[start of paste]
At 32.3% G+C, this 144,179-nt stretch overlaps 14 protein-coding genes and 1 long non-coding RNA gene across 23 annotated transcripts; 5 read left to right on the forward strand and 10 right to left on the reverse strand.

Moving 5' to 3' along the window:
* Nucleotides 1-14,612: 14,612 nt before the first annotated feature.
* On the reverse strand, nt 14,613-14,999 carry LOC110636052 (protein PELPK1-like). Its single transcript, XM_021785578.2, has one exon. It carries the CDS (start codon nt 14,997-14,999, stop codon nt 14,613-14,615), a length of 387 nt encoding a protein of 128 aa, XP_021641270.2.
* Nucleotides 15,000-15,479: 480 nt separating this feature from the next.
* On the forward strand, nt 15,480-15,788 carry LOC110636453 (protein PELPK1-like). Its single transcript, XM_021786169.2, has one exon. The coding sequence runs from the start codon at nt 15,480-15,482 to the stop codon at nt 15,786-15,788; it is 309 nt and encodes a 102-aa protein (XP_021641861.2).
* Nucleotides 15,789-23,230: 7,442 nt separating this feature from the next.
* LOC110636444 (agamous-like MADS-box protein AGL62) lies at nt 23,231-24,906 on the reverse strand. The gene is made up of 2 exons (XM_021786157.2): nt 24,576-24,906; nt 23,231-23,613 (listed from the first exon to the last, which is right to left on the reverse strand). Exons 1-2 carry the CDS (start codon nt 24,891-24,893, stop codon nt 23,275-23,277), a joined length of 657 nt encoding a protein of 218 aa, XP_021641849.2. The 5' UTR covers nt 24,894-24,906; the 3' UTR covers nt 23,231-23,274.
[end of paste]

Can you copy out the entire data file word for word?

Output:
At 32.3% G+C, this 144,179-nt stretch overlaps 14 protein-coding genes and 1 long non-coding RNA gene across 23 annotated transcripts; 5 read left to right on the forward strand and 10 right to left on the reverse strand.

Moving 5' to 3' along the window:
* Nucleotides 1-14,612: 14,612 nt before the first annotated feature.
* On the reverse strand, nt 14,613-14,999 carry LOC110636052 (protein PELPK1-like). Its single transcript, XM_021785578.2, has one exon. It carries the CDS (start codon nt 14,997-14,999, stop codon nt 14,613-14,615), a length of 387 nt encoding a protein of 128 aa, XP_021641270.2.
* Nucleotides 15,000-15,479: 480 nt separating this feature from the next.
* On the forward strand, nt 15,480-15,788 carry LOC110636453 (protein PELPK1-like). Its single transcript, XM_021786169.2, has one exon. The coding sequence runs from the start codon at nt 15,480-15,482 to the stop codon at nt 15,786-15,788; it is 309 nt and encodes a 102-aa protein (XP_021641861.2).
* Nucleotides 15,789-23,230: 7,442 nt separating this feature from the next.
* LOC110636444 (agamous-like MADS-box protein AGL62) lies at nt 23,231-24,906 on the reverse strand. The gene is made up of 2 exons (XM_021786157.2): nt 24,576-24,906; nt 23,231-23,613 (listed from the first exon to the last, which is right to left on the reverse strand). Exons 1-2 carry the CDS (start codon nt 24,891-24,893, stop codon nt 23,275-23,277), a joined length of 657 nt encoding a protein of 218 aa, XP_021641849.2. The 5' UTR covers nt 24,894-24,906; the 3' UTR covers nt 23,231-23,274.